Category: Near & Middle East


Alex Thomason

ARH 351



Dagon was referred to as the Chief Deity of the Philistines that dates back to the Third Millennium BC. He was heavily worshipped in the cities of Azotus, Gaza and Ashkelon. Little is known about Dagon regarding the Canaanite pantheon and Dagon’s role, but the position that he used to play in Palestinian religion is quite evident.

He was the god of fertility and crops. He was typically portrayed with the upper body of a man, and the lower body of a fish. “Dag” is actually the Hebrew translation for “fish,” and “dagan” means grain in Greek. Often times, Dagon was associated with a female deity named Derceto. She also had the upper body of a human with the lower body of a fish. This may explain why Dagon is regularly portrayed as a half-fish, half-man creature. Coins from ancient Phoenician and Philistine cities indicate that Dagon was not solely represented as a fish-like creature. The fish lower body may be due to different perceptions of Dagon that could have developed around the Mediterranean Sea.

Dagon was one of four sons to Anu, the Sumerian sky god. Dagon’s son Baal, later took on the role as the god of fertility. His brother El was the “father of humanity,” and was typically portrayed with bullhorns. The depiction of deities with bullhorns is actually evident in many ancient civilizations. Although Dagon was the Chief Deity in Palestine, he was considered second to El in the Canaanite pantheon.

King Zimri-Lim of Mari made an interesting reference to Dagon in 18th century BC, written by Itur-Asduu an official in the court of Mari and governor of Nahur (the Biblical city of Nahor) (ANET, p. 623). It refers to a dream of a “man from Shaka,” then Dagon appeared. He blamed Zimri-Lim on the failure do defeat the King of the Yaminites because he did not report his actions to Dagon. He promises Zimri-Lim, “I will have the kings of the Yaminites cooked on a fisherman’s spit, and I will lay them before you,” (ANET, p. 623).

The religious practices involving Dagon continued to at least the second century BCE. At the time, the Israelites established a monarchy, and Palestine became their biggest enemy. Dagon’s reign as a deity more than likely ended after to the destruction of temple at Azotus.



  • The Bible NIV Translation. Grand Rapids: Zondervan, 1991
  • Knight, Kevin. ‘Dagon,’ The Catholic Encyclopedia 4 (1999):, pg. 1-2
  • DeVries, Lamoine. Cities of the Biblical World. Peabody, Massachussetts: 1997
  • Keller, Werner. The Bible as History. New York: Bantam, 1984
  • The Revell Concise Bible Dictionary. Tarrytown, New York: Fleming H. Revell, 1984 

Inanna: Patron Deity of Uruk

The Ancient Near East was a region that could easily have been considered as the cradle of civilization. This was the place of the earliest forms of civilization, which could be seen in places such as Mesopotamia and Sumeria. The goddess Inanna/Ishtar was the foremost deity of Uruk, a city-state of Sumeria, and therefore critical to the Ancient Near East’s culture. Key elements that made this region drastically different than previous civilizations could be the clear utilization of agriculturally-viable environments, and possibly most important, this region was the first to be urbanized. Inanna, the patron deity of the city of Uruk in Sumeria, encompassed the agrarian and environmental aspects of this urbanized society, which can be ascertained from this ceramic head of a ram within this exhibition.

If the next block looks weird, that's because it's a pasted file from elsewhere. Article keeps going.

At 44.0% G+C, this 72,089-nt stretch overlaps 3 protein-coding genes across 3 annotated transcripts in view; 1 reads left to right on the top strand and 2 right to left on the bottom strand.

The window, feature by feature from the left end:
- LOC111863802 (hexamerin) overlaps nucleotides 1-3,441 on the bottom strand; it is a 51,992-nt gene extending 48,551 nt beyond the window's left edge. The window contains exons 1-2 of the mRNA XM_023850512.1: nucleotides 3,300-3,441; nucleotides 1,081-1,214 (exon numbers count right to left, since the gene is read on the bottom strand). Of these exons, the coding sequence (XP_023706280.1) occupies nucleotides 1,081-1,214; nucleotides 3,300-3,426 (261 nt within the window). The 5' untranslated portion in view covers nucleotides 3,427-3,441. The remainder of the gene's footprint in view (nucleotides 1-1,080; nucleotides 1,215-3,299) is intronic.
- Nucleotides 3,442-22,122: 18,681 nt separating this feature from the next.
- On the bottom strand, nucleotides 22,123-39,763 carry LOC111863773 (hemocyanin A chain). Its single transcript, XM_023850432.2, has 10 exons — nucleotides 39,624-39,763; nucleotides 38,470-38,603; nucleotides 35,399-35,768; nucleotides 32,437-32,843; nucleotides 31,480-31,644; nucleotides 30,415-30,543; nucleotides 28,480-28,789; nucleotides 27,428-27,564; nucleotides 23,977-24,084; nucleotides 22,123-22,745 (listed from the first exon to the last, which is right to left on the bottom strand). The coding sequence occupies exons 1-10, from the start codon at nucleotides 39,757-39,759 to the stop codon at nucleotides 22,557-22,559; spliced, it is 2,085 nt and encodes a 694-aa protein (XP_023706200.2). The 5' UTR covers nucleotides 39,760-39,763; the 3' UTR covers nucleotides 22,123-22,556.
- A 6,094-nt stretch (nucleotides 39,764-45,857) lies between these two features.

The Sumerian goddess Inanna/Ishtar was the patron deity of Uruk and the goddess who held sway over warfare and politics. Uruk was divided into two regions: one region was dedicated to the deity Anu, and the second region was dedicated to Inanna. Her name was written with a sign that represents a reed stalk tied in a loop at the top, which appears in even the very early texts from the mid-fourth millennium BCE (Inanna Mark Paragraph 1). In the article pertaining to Inanna by Joshua J. Mark, he referenced historian Gwendolyn Leick and her analyses of Mesopotamian culture. She said that from royal inscriptions of the early Dynastic Period, Inanna was frequently cited as a protectress of sorts for the kings, with Sargon of Akkad attributing his success in battles and politics to her (Inanna Mark Paragraph 2). While the deity was known as Inanna initially, as time went by and civilizations fell and rose, she became identified with the Akkadian goddess Ishtar, a Semitic deity associated with fertility. This is in part due to the Akkadian poet Enheduanna, Sargon of Akkad’s daughter, linking the two, and therein bringing Inanna from a local vegetative deity to the Queen of Heaven and ultimately the most popular goddess in Mesopotamia (Inanna Mark Paragraph 1). In this later form, she was a figure of political and military power, but also sexuality, eventually culminating in her surpassing Anu in popularity within Mesopotamia.